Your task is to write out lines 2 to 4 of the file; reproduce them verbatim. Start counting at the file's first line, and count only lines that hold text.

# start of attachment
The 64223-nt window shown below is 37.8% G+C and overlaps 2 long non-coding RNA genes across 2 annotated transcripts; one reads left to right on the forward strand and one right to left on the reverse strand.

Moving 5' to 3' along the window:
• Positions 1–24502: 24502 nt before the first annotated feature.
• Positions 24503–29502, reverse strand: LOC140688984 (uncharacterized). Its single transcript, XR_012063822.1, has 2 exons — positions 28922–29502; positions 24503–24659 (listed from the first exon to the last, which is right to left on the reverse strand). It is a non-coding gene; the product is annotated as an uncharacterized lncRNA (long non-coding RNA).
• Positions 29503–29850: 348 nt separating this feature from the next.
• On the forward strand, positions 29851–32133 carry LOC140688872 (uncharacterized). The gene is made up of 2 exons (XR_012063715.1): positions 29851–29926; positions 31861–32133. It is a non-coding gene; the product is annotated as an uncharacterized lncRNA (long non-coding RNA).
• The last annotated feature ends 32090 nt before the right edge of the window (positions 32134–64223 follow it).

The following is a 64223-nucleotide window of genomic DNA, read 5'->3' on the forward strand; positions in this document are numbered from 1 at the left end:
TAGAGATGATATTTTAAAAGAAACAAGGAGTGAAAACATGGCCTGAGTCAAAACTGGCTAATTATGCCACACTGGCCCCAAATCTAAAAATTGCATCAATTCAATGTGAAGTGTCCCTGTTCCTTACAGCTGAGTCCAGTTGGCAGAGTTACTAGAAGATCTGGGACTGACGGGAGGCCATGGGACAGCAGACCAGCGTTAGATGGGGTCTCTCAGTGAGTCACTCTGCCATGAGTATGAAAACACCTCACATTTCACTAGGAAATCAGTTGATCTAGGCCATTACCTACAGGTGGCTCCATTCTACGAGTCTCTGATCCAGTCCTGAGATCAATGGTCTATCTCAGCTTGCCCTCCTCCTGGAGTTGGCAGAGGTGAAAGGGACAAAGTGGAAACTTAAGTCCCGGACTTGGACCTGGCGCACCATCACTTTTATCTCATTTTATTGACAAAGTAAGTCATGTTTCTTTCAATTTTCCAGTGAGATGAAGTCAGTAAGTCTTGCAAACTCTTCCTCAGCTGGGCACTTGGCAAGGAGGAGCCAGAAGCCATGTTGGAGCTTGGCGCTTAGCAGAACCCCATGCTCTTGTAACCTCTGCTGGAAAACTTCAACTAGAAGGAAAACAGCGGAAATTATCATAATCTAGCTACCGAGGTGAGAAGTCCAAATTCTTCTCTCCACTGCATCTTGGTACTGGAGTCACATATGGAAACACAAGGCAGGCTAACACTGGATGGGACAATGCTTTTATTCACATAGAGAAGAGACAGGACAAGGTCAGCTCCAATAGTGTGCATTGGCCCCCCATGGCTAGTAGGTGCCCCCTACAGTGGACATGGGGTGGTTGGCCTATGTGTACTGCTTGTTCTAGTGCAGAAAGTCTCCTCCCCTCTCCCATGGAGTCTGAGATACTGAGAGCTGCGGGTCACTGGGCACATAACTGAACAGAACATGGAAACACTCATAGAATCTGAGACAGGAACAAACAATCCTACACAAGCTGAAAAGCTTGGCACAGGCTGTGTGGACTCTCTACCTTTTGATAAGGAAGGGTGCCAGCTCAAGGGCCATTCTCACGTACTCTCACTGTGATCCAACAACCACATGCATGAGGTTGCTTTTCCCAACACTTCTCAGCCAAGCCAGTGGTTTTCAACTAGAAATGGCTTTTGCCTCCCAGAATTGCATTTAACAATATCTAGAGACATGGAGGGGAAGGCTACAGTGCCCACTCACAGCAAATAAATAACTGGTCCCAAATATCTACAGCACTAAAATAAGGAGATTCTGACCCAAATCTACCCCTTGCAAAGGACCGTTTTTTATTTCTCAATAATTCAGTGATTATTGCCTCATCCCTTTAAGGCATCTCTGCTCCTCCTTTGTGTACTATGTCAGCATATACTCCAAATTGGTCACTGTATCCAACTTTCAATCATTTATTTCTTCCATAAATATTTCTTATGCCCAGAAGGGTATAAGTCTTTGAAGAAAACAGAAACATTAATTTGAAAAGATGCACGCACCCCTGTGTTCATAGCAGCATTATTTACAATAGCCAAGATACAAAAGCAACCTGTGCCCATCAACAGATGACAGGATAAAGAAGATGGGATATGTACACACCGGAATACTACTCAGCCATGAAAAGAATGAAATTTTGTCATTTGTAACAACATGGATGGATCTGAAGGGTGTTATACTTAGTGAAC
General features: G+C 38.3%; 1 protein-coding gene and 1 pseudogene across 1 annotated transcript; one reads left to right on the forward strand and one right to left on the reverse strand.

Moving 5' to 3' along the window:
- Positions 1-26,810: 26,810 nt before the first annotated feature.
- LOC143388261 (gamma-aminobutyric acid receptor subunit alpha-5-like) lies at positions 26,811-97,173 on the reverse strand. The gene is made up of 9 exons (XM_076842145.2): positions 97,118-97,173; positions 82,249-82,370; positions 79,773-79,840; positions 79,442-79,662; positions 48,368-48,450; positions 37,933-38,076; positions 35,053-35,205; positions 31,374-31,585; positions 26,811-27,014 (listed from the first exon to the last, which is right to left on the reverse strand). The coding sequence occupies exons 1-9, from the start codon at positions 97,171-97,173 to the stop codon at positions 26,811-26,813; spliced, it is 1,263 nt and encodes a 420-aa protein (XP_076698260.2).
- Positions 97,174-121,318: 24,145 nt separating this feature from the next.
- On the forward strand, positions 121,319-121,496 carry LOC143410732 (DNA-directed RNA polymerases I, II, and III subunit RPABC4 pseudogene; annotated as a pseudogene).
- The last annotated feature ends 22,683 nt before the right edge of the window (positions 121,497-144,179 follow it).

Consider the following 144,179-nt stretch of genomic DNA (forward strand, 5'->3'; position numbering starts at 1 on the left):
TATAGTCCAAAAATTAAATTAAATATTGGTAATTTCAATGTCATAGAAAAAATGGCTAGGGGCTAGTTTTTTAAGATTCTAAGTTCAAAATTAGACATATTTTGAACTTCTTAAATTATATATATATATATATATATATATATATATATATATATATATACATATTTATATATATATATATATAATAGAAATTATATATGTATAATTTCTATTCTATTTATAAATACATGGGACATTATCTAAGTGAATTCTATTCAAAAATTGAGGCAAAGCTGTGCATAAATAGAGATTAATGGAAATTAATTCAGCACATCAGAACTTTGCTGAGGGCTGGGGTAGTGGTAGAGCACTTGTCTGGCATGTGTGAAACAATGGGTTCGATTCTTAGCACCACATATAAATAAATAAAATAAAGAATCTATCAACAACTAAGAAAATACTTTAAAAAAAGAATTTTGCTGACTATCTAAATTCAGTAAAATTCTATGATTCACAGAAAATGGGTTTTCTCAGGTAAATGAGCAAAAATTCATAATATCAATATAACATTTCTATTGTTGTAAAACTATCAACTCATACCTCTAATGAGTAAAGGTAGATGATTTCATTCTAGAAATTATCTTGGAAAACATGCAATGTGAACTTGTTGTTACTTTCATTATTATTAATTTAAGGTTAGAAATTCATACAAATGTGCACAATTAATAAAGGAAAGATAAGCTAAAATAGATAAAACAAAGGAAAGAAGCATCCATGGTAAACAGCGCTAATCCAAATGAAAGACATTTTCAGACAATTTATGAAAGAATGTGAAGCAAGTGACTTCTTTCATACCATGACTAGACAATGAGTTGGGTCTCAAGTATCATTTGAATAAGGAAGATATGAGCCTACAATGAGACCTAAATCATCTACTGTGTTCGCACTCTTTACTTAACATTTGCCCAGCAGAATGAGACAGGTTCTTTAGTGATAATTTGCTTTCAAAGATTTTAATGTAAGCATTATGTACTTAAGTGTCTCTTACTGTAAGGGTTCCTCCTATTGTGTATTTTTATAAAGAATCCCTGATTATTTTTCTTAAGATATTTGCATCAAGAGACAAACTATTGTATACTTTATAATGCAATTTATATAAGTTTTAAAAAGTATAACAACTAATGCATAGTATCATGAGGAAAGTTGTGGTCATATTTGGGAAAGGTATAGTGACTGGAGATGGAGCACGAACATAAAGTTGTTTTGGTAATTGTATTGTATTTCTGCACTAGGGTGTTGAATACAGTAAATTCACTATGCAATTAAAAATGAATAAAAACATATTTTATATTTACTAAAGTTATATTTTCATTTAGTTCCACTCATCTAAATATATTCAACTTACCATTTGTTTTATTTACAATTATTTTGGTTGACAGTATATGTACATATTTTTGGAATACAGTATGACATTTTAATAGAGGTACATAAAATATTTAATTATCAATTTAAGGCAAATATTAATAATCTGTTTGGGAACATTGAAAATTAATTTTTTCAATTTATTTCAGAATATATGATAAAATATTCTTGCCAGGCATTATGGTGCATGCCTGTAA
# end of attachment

Moving 5' to 3' along the window:
• Positions 1–24502: 24502 nt before the first annotated feature.
• Positions 24503–29502, reverse strand: LOC140688984 (uncharacterized). Its single transcript, XR_012063822.1, has 2 exons — positions 28922–29502; positions 24503–24659 (listed from the first exon to the last, which is right to left on the reverse strand). It is a non-coding gene; the product is annotated as an uncharacterized lncRNA (long non-coding RNA).